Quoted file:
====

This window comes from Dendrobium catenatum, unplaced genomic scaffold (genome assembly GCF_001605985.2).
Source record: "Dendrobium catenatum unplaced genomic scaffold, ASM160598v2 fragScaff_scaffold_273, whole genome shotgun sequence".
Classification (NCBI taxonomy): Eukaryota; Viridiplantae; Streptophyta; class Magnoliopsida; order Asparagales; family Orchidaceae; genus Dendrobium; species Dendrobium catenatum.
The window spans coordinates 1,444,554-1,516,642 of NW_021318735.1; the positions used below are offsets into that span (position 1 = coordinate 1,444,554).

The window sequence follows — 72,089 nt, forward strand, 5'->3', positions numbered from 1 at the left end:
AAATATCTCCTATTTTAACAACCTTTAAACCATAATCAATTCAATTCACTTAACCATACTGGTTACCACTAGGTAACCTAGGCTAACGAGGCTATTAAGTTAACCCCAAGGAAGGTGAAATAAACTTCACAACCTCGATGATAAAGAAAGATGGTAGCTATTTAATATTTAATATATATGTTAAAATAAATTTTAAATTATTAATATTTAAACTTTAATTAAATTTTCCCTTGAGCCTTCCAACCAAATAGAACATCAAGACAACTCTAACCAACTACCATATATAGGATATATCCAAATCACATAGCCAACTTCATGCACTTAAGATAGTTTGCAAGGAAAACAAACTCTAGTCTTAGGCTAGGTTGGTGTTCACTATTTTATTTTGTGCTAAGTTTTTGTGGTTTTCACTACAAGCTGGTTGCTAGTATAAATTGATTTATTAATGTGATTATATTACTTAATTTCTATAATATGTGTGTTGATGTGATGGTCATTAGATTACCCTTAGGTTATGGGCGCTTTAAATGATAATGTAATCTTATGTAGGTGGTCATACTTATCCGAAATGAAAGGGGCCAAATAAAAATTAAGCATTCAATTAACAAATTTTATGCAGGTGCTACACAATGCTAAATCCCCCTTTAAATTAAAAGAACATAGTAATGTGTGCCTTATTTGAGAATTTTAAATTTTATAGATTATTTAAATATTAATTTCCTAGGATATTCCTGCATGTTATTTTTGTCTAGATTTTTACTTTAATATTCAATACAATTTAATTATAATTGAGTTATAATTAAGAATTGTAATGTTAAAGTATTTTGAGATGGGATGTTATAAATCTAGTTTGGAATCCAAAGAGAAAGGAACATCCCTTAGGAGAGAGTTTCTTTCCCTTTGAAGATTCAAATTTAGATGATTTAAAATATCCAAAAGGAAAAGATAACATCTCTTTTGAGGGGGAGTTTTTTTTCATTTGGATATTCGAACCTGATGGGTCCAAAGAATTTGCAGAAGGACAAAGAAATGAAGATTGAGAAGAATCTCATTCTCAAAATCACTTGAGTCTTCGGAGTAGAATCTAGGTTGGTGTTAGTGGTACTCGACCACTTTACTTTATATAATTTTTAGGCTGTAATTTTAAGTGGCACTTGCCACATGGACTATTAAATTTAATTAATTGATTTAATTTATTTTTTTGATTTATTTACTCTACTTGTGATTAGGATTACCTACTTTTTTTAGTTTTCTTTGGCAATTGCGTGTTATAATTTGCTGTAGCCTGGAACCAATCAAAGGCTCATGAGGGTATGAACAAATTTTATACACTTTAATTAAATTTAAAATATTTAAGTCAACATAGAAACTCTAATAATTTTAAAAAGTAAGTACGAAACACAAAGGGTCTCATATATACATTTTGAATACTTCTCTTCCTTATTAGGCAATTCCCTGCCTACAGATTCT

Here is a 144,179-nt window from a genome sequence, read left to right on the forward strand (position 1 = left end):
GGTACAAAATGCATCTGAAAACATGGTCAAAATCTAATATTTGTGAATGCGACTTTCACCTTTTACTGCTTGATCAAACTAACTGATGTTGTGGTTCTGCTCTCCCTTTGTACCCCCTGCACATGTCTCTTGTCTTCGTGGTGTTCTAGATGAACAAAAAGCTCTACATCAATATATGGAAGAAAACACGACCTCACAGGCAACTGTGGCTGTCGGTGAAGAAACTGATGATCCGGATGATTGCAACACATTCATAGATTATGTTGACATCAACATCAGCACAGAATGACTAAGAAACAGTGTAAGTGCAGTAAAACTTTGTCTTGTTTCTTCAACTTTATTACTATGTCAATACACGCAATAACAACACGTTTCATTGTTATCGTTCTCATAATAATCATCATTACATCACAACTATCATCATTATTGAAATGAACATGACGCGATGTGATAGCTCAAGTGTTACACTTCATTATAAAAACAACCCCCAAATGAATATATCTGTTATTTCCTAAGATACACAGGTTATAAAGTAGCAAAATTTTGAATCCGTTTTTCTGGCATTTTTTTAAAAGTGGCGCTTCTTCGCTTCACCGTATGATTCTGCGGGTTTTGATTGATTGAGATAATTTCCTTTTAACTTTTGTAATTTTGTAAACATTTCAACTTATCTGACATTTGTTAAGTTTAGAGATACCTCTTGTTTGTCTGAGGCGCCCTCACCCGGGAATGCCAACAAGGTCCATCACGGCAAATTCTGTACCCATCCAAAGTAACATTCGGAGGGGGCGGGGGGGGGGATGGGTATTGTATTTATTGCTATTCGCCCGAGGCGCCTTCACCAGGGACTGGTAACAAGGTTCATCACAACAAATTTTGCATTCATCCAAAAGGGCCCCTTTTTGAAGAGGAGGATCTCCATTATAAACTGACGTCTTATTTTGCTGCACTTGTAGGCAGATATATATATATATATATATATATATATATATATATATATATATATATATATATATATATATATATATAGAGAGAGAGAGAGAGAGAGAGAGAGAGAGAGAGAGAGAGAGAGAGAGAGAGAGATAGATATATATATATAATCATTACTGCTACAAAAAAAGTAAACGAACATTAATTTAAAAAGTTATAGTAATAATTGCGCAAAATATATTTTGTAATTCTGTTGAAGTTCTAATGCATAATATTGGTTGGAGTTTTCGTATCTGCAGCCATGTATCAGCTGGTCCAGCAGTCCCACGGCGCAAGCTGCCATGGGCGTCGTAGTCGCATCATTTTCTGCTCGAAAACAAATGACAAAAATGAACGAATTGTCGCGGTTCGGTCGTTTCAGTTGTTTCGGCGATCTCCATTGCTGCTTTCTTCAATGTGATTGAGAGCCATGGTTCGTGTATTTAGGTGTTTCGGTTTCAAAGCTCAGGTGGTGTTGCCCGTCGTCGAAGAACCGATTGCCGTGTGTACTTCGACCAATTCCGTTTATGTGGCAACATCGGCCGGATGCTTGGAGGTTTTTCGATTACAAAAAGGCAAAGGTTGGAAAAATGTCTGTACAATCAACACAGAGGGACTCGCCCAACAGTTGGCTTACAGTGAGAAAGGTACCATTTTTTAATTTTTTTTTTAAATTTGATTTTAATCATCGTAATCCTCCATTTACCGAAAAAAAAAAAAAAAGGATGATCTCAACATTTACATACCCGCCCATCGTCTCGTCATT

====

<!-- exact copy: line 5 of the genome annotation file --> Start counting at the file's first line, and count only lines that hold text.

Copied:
The window sequence follows — 72,089 nt, forward strand, 5'->3', positions numbered from 1 at the left end: